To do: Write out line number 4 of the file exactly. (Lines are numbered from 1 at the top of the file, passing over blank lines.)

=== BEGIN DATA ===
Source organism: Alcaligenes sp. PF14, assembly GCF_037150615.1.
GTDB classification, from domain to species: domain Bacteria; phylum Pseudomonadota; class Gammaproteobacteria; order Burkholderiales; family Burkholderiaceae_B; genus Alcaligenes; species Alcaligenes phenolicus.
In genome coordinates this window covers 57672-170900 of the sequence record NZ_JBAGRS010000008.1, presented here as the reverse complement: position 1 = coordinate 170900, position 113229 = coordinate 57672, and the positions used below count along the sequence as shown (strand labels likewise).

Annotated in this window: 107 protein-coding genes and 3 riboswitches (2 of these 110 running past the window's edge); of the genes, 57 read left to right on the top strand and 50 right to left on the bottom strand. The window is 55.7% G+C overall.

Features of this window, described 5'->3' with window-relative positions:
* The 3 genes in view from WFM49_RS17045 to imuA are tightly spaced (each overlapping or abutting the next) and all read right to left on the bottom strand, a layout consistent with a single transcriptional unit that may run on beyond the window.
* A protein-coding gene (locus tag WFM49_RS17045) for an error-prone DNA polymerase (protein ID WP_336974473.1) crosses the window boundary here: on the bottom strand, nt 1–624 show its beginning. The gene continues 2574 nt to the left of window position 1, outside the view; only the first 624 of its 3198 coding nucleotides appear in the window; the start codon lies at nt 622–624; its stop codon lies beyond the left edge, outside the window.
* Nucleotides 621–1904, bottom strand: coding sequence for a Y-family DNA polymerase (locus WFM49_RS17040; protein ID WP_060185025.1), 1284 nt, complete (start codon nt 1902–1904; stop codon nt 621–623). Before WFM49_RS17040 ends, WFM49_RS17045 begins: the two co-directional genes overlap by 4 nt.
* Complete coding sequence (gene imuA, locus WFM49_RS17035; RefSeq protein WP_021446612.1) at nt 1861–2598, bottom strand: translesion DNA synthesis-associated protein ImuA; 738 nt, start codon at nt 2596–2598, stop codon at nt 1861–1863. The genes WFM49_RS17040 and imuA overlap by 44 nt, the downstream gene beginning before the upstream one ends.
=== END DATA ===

Annotated in this window: 107 protein-coding genes and 3 riboswitches (2 of these 110 running past the window's edge); of the genes, 57 read left to right on the top strand and 50 right to left on the bottom strand. The window is 55.7% G+C overall.